Friends With Benefits

Sex plays an important role in “Friends with Benefits” — but not as important as you’d expect, given the film’s title and its easy-to-advertise premise of two attractive young people having no-strings-attached hanky-panky. At its core, it’s just a regular ol’ romantic comedy, except that it’s about a guy and girl who are cynical about love because they’ve been raised on a steady diet of dumb romantic comedies.

Since the characters in “Friends with Benefits” openly ridicule the rom-com genre (as well they should), the burden is on “Friends with Benefits” to avoid being the kind of movie those characters would make fun of. And it succeeds, thanks to comedic chemistry between the two leads and nimble direction by Will Gluck, who also did enough rewrites on Keith Merryman and David A. Newman’s screenplay to get co-credit. (I’m telling you, Gluck is one to watch. His “Fired Up!” and “Easy A” were both much smarter and funnier than they ought to have been, and the short-lived sitcom he created, “The Loop,” was borderline genius.)

Mila Kunis plays Jamie, a corporate headhunter described by her ex-boyfriend as “emotionally damaged.” Justin Timberlake is Dylan, described by his ex-girlfriend as “emotionally unavailable.” Miss Damaged and Mr. Unavailable meet when Jamie recruits Dylan for a top position at GQ Magazine, and this professional interaction — and the fact that Dylan doesn’t know anyone else in New York — leads to an easy friendship.

When they do finally sleep together, it’s only after the movie has established a friendship between them that feels remarkably authentic. Their jokey rapport resembles that of the 30-year-olds in your own life, with the fresh aroma of natural, unscripted camaraderie. Do you have any Generation-Y-age friends who are funny? Then they probably converse the way Dylan and Jamie do.

This is crucial to the film, which would be a disaster otherwise. We believe Dylan and Jamie are friends, and we believe that neither wants a romantic relationship with the other (or with anyone), and we believe that they believe they can really have casual sex without strings becoming attached. What sounded like a cheap and shallow premise on paper is actually a fleshed-out and convincing story.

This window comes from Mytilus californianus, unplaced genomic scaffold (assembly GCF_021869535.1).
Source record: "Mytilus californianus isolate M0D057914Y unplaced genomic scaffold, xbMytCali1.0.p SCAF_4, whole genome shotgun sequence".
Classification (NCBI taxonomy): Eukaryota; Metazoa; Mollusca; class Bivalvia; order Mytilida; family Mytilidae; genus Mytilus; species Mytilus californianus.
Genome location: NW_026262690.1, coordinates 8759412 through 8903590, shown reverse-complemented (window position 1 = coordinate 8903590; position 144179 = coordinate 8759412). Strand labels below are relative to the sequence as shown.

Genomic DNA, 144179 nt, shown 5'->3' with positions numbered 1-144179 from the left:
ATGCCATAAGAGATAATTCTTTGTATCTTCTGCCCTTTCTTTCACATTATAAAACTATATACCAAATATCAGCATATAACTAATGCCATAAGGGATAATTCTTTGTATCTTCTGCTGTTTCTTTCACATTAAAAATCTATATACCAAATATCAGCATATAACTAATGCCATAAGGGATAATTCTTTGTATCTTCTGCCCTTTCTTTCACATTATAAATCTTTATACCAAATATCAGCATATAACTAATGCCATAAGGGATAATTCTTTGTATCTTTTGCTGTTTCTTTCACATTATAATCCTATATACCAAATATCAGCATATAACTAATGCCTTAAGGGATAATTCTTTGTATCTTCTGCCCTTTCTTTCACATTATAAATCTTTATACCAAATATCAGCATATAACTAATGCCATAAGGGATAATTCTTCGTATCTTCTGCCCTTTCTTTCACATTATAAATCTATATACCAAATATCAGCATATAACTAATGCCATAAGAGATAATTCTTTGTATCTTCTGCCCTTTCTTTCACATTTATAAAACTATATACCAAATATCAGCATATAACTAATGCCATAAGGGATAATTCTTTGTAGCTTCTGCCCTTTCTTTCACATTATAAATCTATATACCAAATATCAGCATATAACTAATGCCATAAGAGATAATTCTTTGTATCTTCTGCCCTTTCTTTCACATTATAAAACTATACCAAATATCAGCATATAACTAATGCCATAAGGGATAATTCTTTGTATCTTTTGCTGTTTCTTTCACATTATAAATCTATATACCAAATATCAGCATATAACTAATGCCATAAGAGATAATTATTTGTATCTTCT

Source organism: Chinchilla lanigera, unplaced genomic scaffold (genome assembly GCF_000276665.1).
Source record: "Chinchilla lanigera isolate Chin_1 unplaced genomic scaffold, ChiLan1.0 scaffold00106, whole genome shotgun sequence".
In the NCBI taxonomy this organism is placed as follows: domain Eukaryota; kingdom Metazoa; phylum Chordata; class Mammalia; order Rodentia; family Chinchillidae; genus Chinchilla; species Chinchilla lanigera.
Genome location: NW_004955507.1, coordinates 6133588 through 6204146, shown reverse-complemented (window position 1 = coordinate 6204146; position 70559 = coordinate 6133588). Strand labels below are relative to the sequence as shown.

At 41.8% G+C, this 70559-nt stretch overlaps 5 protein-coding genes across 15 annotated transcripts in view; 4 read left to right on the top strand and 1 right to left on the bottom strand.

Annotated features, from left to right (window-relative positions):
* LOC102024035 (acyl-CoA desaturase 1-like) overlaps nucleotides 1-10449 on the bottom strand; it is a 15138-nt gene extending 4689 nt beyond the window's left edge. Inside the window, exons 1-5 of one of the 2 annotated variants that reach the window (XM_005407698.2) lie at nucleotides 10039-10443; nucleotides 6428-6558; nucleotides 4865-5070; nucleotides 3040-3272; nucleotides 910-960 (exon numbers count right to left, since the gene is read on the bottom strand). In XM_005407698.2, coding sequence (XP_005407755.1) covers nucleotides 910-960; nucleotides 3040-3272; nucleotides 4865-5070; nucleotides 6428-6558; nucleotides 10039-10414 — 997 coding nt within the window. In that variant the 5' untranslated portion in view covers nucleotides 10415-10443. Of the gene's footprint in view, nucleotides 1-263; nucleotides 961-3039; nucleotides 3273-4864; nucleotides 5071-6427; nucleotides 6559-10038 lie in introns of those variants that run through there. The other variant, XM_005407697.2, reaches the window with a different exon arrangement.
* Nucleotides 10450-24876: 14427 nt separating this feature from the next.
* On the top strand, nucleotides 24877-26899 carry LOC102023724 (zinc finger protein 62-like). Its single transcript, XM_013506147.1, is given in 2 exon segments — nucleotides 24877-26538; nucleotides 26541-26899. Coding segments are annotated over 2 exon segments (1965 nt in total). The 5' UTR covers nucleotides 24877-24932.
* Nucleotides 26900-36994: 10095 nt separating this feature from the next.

Timberlake and Kunis are marvelous together, both absurdly good-looking and charming, yet somehow also down-to-earth and accessible. The movie not only makes you feel like you’re hanging out with a couple of fun friends for two hours, it also makes you feel like you could actually be friends with Justin Timberlake and Mila Kunis, which of course you cannot.

They are aided immeasurably by three supporting performances. Patricia Clarkson is a whirlwind of comedy as Jamie’s flaky and free-spirited sexpot mother. Woody Harrelson is Dylan’s enthusiastically lascivious gay co-worker who defies most of the “gay best friend” rom-com stereotypes. And the indispensable Richard Jenkins manages to bring real heart to a treacherous role: Dylan’s father, his role model, now suffering from Alzheimer’s.

Certain things are required in a movie like this, even one that’s savvy enough to know that it’s a movie like this. That means Dylan and Jamie’s friendship must be imperiled by their intimacy, that they must have a fight, that one must rush to reconcile with the other in a public place. You can’t avoid every cliche, and maybe you don’t need to. Most romantic comedies are based on the premise of keeping two people who are obviously in love from realizing they’re in love. In this case, we can buy Dylan and Jamie’s reluctance to face facts, and we get a lot of laughs in the process of seeing them figure it out.

[Reprinted from]

B+ (1 hr., 48 min.; R, pervasive harsh profanity and graphic sexual dialogue, a lot of sexual situations, some nudity.)